R. Elazar says again: Even for one just man is a whole world created. As it is written [Gen. i. 4]: "And God saw the light, that it was good." And good is only a just man, since it is written [Is. iii. 10]: "Say to the just, that he is good." 1 R. Elazar says again: Whoever forgets something of his study, causes exile to his children, as is written [Hosea iv. 6]: "As thou hast forgotten the law of thy God, so will I myself also forget thy children." R. Abahu says: He is degraded from his high station, as it is written [ibid.]: "Because thou hast rejected knowledge, so will I also reject thee from officiating before me."

R. Hiya b. Abba said in the name of R. Johanan: A righteous man does not depart from the world, till another righteous man like him has been created, as it is written [Eccles. i. 5]: "The sun rises, the sun goes down." Before the sun of Eli had been extinguished, the sun of Samuel of Ramah already shone. The same said again: The Holy One, blessed be He, perceived that righteous men are few: He planted them in every generation, as it is written [1 Sam. ii. 8]: "For the Lord's are the pillars of the earth, on which He hath set the world." And the same said once more, on the same authority: Even when there is only one just man in the world, the world can exist through his merit, as it is written [Prov. x. 25]: "The righteous is the foundation of the world." R. Hiya says, on his own authority, as it is written in a different verse [1 Sam. ii. 9]: "He ever guardeth the feet of his pious ones." But they are spoken of in the plural? Says R. Na'hman, it is read in the plural, but it is written in the singular. R. Hiya b. Abba says again, in the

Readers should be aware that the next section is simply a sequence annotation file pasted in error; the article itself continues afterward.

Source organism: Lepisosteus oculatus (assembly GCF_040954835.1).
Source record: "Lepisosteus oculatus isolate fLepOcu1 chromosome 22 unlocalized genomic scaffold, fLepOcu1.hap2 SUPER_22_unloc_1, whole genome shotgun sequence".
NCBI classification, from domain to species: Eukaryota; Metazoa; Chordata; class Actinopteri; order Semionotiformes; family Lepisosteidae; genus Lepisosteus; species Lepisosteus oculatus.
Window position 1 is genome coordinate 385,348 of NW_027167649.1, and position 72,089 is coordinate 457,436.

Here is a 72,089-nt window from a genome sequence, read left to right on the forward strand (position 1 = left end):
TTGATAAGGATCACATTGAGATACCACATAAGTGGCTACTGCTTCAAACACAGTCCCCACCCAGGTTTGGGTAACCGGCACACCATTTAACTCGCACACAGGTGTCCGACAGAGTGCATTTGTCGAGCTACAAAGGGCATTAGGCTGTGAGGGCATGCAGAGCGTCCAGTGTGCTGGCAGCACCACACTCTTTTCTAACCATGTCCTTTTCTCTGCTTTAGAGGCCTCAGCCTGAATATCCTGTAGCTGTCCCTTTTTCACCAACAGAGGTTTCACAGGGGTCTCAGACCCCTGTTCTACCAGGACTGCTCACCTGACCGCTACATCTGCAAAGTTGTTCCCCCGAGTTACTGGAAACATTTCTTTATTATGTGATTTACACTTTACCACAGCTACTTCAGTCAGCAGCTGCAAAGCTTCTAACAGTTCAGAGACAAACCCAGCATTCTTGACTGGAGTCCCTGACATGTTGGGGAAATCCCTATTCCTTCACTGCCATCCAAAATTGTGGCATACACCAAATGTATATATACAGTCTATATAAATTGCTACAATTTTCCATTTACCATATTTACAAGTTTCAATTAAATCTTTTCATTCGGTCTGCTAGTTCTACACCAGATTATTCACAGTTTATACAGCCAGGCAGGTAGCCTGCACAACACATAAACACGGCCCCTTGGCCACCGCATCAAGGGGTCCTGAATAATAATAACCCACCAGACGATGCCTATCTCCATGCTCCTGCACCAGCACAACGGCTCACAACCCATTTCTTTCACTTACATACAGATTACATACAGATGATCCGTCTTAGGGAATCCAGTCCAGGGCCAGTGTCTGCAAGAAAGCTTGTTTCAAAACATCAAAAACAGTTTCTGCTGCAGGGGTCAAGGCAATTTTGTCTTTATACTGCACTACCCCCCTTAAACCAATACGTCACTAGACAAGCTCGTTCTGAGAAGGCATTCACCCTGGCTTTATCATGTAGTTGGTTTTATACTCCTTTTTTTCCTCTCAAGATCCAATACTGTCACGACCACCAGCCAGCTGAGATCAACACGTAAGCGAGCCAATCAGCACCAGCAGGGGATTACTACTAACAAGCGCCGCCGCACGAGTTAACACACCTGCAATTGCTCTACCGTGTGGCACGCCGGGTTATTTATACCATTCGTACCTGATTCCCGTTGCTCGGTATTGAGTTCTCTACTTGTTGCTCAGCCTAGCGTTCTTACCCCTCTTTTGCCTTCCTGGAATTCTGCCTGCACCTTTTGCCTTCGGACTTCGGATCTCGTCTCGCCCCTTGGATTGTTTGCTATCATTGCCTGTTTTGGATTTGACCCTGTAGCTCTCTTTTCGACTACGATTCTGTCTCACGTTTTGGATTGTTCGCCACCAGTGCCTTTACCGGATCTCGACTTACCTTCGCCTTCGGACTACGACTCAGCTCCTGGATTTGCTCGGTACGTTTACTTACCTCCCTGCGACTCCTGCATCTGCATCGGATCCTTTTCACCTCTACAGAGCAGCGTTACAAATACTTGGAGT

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name of R. Johanan: When a man has lived the greatest part of his life without having sinned, he will sin no more, for they will guard him Above, and this he infers from the above passage. The disciples of R. Shila have said: When a man has had occasion to commit a sin once and twice, and he escapes committing it, he will be guarded Above from sinning. They infer it from the same verse. Resh Lakish said: It is written [Prov. iii. 34]: "The mockers He will mock, but to the modest He will give grace." From this we can infer: If one wishes to defile himself (to sin) the door is opened to him; but he who comes to purify himself, he is assisted. The disciples of R. Ishmael have told a parable in reference to this: When one sells both naphtha and perfumes, when one arrives to buy naphtha, he saith to him: "Measure the quantity you need"; but if one arrives to buy perfumes, he says: "Wait, we will both measure it, and contract the odor." The same disciples taught: A sin stops up a man's heart, as it is written [Lev. xi. 43]: "And ye shall not make yourselves unclean with them, that ye should be defiled thereby." Do not read ‏ונטמאתם‎ but ‏ונטמטם‎ (stop up).

The rabbis taught: This verse signifies that when a man defiles himself a little here below, Above he is defiled much; and if he defiles himself in this world, he is defiled in the world to come. And it is written [ibid. 44]: "Ye shall sanctify yourselves, and be holy." When a man sanctifies himself a little here below, he is sanctified much Above, and when he sanctifies himself in this world, he is sanctified in the world to come.


41:1 Here follows a passage to prove that whenever "old man" is used in the Bible, one who teaches in a college is meant; but as it is mentioned elsewhere we omit it.

56:1 The Talmud translates it thus, literally.

Next: Chapter IV: The Two Goats